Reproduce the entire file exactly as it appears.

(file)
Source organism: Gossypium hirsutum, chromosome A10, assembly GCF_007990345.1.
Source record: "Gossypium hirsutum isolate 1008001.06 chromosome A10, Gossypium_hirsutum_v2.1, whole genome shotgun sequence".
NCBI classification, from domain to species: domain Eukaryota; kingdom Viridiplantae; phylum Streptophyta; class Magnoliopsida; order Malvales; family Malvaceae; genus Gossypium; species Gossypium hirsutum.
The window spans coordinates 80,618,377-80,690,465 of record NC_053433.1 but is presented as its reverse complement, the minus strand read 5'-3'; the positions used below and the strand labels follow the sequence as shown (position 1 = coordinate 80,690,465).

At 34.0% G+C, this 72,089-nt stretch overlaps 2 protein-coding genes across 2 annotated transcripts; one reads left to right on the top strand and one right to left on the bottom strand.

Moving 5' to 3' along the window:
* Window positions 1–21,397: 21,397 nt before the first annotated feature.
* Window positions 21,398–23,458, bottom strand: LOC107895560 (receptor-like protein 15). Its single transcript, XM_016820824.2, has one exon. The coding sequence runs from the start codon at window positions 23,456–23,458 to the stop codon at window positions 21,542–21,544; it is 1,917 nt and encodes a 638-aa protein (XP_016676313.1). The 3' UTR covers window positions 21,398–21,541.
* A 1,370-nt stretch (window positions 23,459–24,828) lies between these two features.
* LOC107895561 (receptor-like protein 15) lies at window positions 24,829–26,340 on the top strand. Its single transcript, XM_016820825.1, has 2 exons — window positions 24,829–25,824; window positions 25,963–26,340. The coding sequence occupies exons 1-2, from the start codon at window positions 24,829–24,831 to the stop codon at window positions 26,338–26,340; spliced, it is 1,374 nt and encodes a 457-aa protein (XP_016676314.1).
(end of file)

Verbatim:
Source organism: Gossypium hirsutum, chromosome A10, assembly GCF_007990345.1.
Source record: "Gossypium hirsutum isolate 1008001.06 chromosome A10, Gossypium_hirsutum_v2.1, whole genome shotgun sequence".
NCBI classification, from domain to species: domain Eukaryota; kingdom Viridiplantae; phylum Streptophyta; class Magnoliopsida; order Malvales; family Malvaceae; genus Gossypium; species Gossypium hirsutum.
The window spans coordinates 80,618,377-80,690,465 of record NC_053433.1 but is presented as its reverse complement, the minus strand read 5'-3'; the positions used below and the strand labels follow the sequence as shown (position 1 = coordinate 80,690,465).

At 34.0% G+C, this 72,089-nt stretch overlaps 2 protein-coding genes across 2 annotated transcripts; one reads left to right on the top strand and one right to left on the bottom strand.

Moving 5' to 3' along the window:
* Window positions 1–21,397: 21,397 nt before the first annotated feature.
* Window positions 21,398–23,458, bottom strand: LOC107895560 (receptor-like protein 15). Its single transcript, XM_016820824.2, has one exon. The coding sequence runs from the start codon at window positions 23,456–23,458 to the stop codon at window positions 21,542–21,544; it is 1,917 nt and encodes a 638-aa protein (XP_016676313.1). The 3' UTR covers window positions 21,398–21,541.
* A 1,370-nt stretch (window positions 23,459–24,828) lies between these two features.
* LOC107895561 (receptor-like protein 15) lies at window positions 24,829–26,340 on the top strand. Its single transcript, XM_016820825.1, has 2 exons — window positions 24,829–25,824; window positions 25,963–26,340. The coding sequence occupies exons 1-2, from the start codon at window positions 24,829–24,831 to the stop codon at window positions 26,338–26,340; spliced, it is 1,374 nt and encodes a 457-aa protein (XP_016676314.1).